When Alfred Hitchcock was gone, everyone asked who would be the next Hitchcock. When Steven Spielberg lost his touch, people began asking who was the next Spielberg. Christopher Nolan isn’t the next anything. In an age when cinema has become largely cookie cutter, Nolan has risen to become film’s best director, and in 40 years people will be asking who the next Nolan will be. Inception is, in my opinion, Nolan’s best film, and a film so original and yet filled with so many classic elements of different genres that Nolan was able to make his dense script a hook audiences were willing to push themselves to understand. Combined with dazzling visuals, an amazing ensemble, Wally Pfister’s cinematography masterpiece, and a score from Hans Zimmer for the ages and you have one of the best films of the 21st Century…..and the best part is the very last scene. Continue reading My Favorite Scene: Inception (2010) “Time”
Unlike most of humanity, I don’t love Forrest Gump. CALM DOWN! I respect the film for the performances and for breakthroughs in the craft of filmmaking, but in no way do I think the film is one of the greatest motion pictures of all-time. “Gumpmania” swept the country in 1994, denying what should have been the most critically recognized film of the year, The Shawshank Redemption, the acclaim it has since received in the two decades since both were released. Likewise, Tom Hanks has given at least three to five performances that were stronger Oscar candidates than Forrest Gump. I will give the film credit, though, for some incredibly powerful, authentic scenes of types of emotion we don’t often see in film. Continue reading My Favorite Scene: Forrest Gump (1994) “Jenny’s Grave”
“How much can you know about yourself if you’ve never really been in a fight?” Brad Pitt asks it of Edward Norton shortly after they meet, and people (particularly men) have been asking each other the question ever since David Fincher’s 1999 anarchic masterpiece was released. Based on the equally (and oddly quite wise) novel by Chuck Palahniuk. Fincher’s film is a unique and insightful look at the societal neutering of the American male. I’m going to write this from the standpoint of one…since that’s what I happen to be. Men are hard-wired for aggression. We want to punch stuff. We like to see things blow up, destroyed, and laid low. We’re hunter-gatherers at our core. Now we spend 40 hours a week in a sea of grey cubicles, and our weekends at Bed, Bath & Beyond. There’s something missing. We’re missing a key part of ourselves and it manifests in bottles of whiskey and Prozac. We don’t know ourselves, because most of us haven’t been in a fight. That’s why Fight Club (which didn’t do well in theaters) became a cult sensation. It touched a nerve with men. It was a revelation.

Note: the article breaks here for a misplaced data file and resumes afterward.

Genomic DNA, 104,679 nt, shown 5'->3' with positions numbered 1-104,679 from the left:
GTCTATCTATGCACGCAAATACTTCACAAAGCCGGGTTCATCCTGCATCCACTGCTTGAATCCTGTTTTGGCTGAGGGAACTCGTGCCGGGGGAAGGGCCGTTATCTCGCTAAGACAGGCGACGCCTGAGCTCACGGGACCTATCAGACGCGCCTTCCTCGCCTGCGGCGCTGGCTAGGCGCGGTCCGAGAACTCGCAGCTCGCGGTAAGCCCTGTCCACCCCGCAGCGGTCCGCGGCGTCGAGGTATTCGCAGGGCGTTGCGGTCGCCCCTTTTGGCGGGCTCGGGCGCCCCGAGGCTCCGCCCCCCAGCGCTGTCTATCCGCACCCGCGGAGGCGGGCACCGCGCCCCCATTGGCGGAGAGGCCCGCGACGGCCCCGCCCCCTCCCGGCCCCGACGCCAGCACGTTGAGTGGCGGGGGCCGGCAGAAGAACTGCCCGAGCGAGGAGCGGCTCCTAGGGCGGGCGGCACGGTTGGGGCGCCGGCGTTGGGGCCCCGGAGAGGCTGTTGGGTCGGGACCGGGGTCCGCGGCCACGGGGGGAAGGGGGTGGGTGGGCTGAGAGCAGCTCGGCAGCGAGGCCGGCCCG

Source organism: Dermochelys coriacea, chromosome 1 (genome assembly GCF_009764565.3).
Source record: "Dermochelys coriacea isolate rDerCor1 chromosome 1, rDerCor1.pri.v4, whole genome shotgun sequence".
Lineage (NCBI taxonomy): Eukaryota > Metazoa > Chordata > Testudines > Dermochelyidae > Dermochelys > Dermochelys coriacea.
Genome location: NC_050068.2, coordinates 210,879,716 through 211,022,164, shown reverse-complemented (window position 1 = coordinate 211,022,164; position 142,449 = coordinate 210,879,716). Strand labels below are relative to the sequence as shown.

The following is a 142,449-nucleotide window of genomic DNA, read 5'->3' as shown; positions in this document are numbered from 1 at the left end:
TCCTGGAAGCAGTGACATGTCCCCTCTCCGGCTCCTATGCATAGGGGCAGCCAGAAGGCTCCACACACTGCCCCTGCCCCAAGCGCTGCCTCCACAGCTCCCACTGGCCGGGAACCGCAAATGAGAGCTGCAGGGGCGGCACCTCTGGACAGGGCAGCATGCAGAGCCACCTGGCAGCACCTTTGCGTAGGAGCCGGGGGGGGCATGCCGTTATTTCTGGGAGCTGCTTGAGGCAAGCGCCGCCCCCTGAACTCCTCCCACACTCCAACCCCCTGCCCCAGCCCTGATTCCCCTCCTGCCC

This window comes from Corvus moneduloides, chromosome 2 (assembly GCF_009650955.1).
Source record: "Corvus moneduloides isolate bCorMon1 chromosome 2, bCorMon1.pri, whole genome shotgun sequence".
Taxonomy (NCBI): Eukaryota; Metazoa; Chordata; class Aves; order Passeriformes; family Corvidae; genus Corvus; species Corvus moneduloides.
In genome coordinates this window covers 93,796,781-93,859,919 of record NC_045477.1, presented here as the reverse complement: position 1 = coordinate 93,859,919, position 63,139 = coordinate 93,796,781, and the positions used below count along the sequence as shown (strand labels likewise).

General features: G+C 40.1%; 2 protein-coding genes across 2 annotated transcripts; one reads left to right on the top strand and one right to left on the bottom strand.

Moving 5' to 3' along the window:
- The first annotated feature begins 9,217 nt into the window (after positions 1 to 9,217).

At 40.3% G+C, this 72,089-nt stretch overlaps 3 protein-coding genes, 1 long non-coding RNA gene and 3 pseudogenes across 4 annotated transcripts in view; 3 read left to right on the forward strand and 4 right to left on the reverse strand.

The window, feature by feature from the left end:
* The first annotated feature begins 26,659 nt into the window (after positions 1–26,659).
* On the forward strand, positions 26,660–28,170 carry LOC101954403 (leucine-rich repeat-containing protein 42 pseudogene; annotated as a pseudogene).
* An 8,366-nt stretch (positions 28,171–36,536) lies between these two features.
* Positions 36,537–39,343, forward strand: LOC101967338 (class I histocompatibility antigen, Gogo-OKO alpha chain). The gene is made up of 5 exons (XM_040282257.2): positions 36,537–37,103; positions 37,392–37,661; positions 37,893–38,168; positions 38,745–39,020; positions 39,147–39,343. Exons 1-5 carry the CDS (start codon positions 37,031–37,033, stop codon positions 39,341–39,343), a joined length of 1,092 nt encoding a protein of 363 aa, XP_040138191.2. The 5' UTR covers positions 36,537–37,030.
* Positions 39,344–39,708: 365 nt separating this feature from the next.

Continue reading My Favorite Scene: Fight Club (1999) “Welcome to Fight Club”
In 1993, Steven Spielberg had one of the greatest years of any director in the history of film. That summer he released one of the greatest summer blockbusters ever in Jurassic Park and that winter he swept the Oscars and turned in probably his best film with the Holocaust drama Schindler’s List. Continue reading My Favorite Scene: Schindler’s List (1993) “The Girl in Red”
Just as The Godfather Part II was a pioneer in showing what a sequel could do in terms of equalling (in some minds surpassing) the original film, The Godfather Part III is one of the first instances of what is all-too-common now: an unnecessary franchise film. Made 16 years after the second installment, the ground The Godfather Part III treads is unnecessary to fleshing out Michael’s character. If you take the trilogy as a whole, I think it diminishes Michael’s story arc to see him in his dotage trying to avoid damnation while being dragged back to his true nature. The second film showed the consequences of his choices without having to check back in on him as a senior citizen.
Making the film in the first place was a misstep, but Coppola made an even bigger one when in the most famous case of film nepotism he cast his daughter Sofia as Michael’s daughter when Winona Ryder had to drop out of the film. Though she’s proven to be a chip off the block in the directing department, Sofia is not an actress and her painful inability to act robs the plodding film of what should be its most poignant moment. What IS unforgettable and iconic about the film is Al Pacino’s monologue about being dragged back into the real family business. Pacino’s made a career out of iconic monologues, and whatever your other problems with the third Godfather, no one can deny the greatness of this scene.